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Posted at 1:09 PM ET, 12/ 2/2010

The benefits of party disunity

By Ezra Klein

Sen. John Cornyn's threat to leave Republican senators who vote against the earmark ban to the tender mercies of primary challengers is provoking spasms of yearning among liberals who envy that sort of party discipline. But should it? Consider this graph tracking the partisan composition of the Senate over the past 40 years:

senatecompo.png

Democrats have higher highs, and Republicans have lower lows. The difference is only a couple seats here and there -- Republicans top out at 55 seats in 2006, and Democrats at 61 seats in 1977 -- but in the United States Senate, a couple of seats really matters. It was the primary challenge that drove Arlen Specter from the Republican Party that was ultimately responsible for health-care reform. Without Specter's temporary membership in the Democratic Party, Reid wouldn't have had the 60 votes needed for passage. Similarly, Joe Lieberman, who Democrats let hang onto his seniority even after he endorsed the Republican presidential candidate in 2008, was also a crucial vote for the health-care bill, though he certainly extracted his pound of flesh along the way. To put it another way, party disunity is probably responsible for Democrats' most important achievement in generations.

Republicans suffered for their unity this year, too. If not for primaries in which the much more conservative, but much less electable, candidate took the nomination, Delaware, Colorado and Nevada would've flipped to the Republicans. That would've left the Senate with a 50-50 split -- and made it much likelier that, say, Ben Nelson or Joe Lieberman walked across the aisle to hand control to the Republicans.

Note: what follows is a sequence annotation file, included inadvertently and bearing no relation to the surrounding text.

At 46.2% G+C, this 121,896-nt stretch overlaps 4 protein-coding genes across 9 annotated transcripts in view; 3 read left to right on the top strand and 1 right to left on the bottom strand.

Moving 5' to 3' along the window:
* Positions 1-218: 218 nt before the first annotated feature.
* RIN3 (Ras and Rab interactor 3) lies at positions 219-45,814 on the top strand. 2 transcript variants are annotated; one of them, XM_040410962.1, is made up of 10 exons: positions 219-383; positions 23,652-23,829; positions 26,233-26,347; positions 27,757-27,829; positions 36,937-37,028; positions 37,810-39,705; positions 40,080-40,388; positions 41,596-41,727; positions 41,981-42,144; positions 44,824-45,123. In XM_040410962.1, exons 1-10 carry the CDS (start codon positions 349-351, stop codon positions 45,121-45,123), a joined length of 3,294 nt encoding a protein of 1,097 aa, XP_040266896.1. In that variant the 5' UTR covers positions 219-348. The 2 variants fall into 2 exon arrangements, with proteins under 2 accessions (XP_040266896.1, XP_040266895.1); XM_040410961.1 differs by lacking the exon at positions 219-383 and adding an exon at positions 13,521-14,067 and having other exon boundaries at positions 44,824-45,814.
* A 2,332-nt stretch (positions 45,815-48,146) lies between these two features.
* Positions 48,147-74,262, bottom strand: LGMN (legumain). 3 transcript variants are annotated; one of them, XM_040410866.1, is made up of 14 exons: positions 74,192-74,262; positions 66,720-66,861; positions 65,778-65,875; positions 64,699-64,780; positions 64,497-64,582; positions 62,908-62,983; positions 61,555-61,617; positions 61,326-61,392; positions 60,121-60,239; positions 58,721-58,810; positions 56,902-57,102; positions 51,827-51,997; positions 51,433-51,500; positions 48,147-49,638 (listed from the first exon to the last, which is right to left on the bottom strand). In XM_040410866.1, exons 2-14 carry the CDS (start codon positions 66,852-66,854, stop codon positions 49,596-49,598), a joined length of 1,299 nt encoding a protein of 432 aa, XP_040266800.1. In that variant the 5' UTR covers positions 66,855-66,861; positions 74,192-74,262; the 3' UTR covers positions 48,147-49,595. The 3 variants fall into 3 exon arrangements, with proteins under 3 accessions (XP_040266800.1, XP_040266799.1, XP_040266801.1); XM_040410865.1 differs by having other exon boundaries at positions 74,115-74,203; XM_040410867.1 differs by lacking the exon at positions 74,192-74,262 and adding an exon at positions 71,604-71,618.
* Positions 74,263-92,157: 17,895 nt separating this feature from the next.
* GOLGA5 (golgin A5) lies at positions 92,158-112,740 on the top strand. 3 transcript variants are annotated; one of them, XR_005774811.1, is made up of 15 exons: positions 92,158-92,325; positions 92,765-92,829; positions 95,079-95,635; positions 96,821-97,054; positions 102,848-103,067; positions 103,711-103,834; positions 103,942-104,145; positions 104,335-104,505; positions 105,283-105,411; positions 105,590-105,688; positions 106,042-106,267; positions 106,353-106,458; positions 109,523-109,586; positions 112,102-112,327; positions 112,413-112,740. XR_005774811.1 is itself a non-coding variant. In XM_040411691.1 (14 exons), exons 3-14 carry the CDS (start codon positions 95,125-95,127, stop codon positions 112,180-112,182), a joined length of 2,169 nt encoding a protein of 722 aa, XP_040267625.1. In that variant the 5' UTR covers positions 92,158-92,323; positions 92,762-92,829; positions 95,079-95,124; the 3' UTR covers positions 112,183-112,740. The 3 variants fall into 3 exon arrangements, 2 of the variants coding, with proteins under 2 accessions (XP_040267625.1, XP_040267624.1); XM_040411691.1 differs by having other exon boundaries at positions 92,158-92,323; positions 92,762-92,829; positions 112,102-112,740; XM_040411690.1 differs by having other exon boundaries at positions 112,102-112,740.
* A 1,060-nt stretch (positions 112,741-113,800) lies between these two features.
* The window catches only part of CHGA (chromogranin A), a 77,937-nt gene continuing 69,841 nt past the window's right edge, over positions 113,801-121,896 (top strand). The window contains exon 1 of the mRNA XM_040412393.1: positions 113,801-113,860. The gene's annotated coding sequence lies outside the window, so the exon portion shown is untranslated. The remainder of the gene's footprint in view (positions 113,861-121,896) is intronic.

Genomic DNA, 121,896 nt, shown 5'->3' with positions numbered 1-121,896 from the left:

Party disunity isn't very emotionally satisfying. Quite the opposite, really. But it often works.

By Ezra Klein  | December 2, 2010; 1:09 PM ET
 
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Comments

>>but in the United States Senate, a couple of seats really matters>>

It's not size, it's what you do with it.

There is the perception that republican unity and political skill has led them to adopt more of their agenda than the democrats would have been able to with as many seats.

Posted by: fuse | December 2, 2010 1:45 PM | Report abuse

Let me get this straight:

Republican disunity (e.g., Specter voting for the stimulus) is good for Democrats.

Democratic disunity (e.g., Lieberman extracting his pound of flesh from the health care bill) is good for Republicans. (Imagine what the electoral landscape would look like if Dems passed the same health care reform bill but quickly, along party lines)

Explain to me again how disunity is good for a party?

Posted by: Tractarian | December 2, 2010 2:05 PM | Report abuse

You're making an interesting point, Ezra, but your argument (and graph) implies a kind of mean ideological parity between the parties that doesn't exist. Both Republican and Democratic office-holders are a great deal further to the right than they were a generation ago, even if the American people haven't followed suit. (It's inconceivable, for instance, that a candidate for President today could win 49 out of 50 states in the electoral college, as Reagan did in '84.) Why our government is further to the right than our populace is a far more intriguing issue to ponder.

Posted by: scarlota | December 2, 2010 2:11 PM | Report abuse

Have you seen this post by Jack Balkin?:

http://balkin.blogspot.com/2010/11/parliamentary-parties-in-presidential.html

His analysis meshes pretty nicely with your take on Senate dysfunction. This post makes me wonder how you'd take the rest of his argument.

Posted by: MattMilholland | December 2, 2010 2:32 PM | Report abuse

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